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FWT 2016: Matilda Rapaport and Kristofer Turdell

Swatch Freeride World Tour by The North Face 2015 -


Freeride World Tour 2016 contestants were announced two weeks ago. Because the contestants closest to us are from Sweden, we decided to interview two of them: Matilda Rapaport and Kristofer Turdell.

Matilda, 29, is one of the most recognized female free skiers worldwide and she lives lives in Engelberg, Switzerland. She is winner of Verbier Xtreme 2013, two-time winner of SBMC and she already has number of podiums in FWT (including third place on the FWT).

Kristofer, 25, from Gällivare Sweden, has two victories in FWQ 4* 2015. He is also
overall winner of FWQ 2015 and two time winner of SBMC.

Congratulations for FWT 2016 Matilda and Kristofer! What kind of background do you have in skiing?

M: I grew up in Stockholm in a very ski-loving family. We went to Åre on every holiday and I started racing in a local Stockholm ski club at a young age. When I was 15 I moved to Åre to study at the racing academy there. I quit racing when I was 20 and got into freeskiing when I was studying at Stockholm School of Economics.

K: I started skiing when I was young and have always enjoyed all kinds of alpine skiing. For a long time I was race training with the local ski club and then moved on to ski gymnasium but after a year there it wasn’t the fun it used to be so I quit. I had always done a lot of freeride and freestyle skiing in between race training and after a couple of years with not to much skiing I got hooked on the big mountain side freeride.
Kristofer Turdell

How is it like in Engelberg? Lots of snow? Lots of Scandinavians?

M: Engelberg is an amazing place for freeskiing. Variable terrain and long runs, north facing aspects so the snow stays cold and it gets lots of snow every year (its one of the resorts that gets the most snow in the Alps). There is a Scandinavian community in Engelberg which makes me feel right at home :)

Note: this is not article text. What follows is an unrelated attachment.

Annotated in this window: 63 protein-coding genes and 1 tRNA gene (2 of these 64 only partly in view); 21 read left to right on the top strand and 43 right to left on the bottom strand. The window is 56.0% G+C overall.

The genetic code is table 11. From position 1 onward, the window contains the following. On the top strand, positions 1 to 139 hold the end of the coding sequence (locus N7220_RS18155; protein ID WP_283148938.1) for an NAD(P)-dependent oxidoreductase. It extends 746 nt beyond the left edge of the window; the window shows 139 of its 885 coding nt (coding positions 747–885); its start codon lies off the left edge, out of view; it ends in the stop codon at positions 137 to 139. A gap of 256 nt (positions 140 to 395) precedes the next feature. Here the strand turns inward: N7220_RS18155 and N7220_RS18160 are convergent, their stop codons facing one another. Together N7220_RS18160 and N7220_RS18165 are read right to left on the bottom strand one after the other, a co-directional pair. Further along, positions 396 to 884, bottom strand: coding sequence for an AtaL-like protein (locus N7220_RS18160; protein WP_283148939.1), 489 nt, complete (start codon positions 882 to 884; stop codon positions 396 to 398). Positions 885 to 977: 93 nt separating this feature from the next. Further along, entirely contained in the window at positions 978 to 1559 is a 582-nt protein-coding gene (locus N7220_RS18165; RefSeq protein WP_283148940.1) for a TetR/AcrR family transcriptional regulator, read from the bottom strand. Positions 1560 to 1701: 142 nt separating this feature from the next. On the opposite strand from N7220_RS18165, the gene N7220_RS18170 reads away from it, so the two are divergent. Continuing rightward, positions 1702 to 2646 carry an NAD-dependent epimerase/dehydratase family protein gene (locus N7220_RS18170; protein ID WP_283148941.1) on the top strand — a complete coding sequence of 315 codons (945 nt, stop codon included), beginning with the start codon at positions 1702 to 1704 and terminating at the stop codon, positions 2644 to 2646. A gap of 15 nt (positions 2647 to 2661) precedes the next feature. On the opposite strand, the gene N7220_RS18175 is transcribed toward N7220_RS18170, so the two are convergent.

Gällivare – where is it? Can you ski there?

K: Its way up north in Sweden 100km above the arctic circle. Its pretty much winter 6 month a year and the ski area Dundret is just outside town.

Did you want to become a freeskier since day one?

M: No, I wanted to become a pro ski racer. Then a management consultant before switching back to skiing. It took me a while to understand that I could make a living of what had become my biggest hobby, powder skiing. But at the same time I’ve always challenges and to get better and better at what I do.

K: My memory don’t go back that far but freeskiing has been fun since forever.

Photographer: David Carlier,
How did you become an FWT-skier? Was it an easy road there or a rocky one?

M: Lots of hours of skiing, gaining experience and knowledge. Not only the technical skills but also the tactical. It took a few years from my first contest until reaching the tour but it had then become a main goal of mine.

K: I did my first year on the qualification tour last winter and ended up on the top spot. Looking back I’m happy about that, but it was a lot of ups and downs. I messed up a couple of runs and a couple of comps got canceled and in the end it came down to the last 4* comp where the weather and snow conditions were tricky but I managed to win.

Do you consider yourself a competitive person?

M: Hmm. I guess so. Same here, I just love challenging myself and testing what I’m capable of. And loosing is not my thing, not even when playing cards. Haha.

K: Both, I like being relaxed about most things in life but at the same time if I decide to do something that interests me I like being competitive.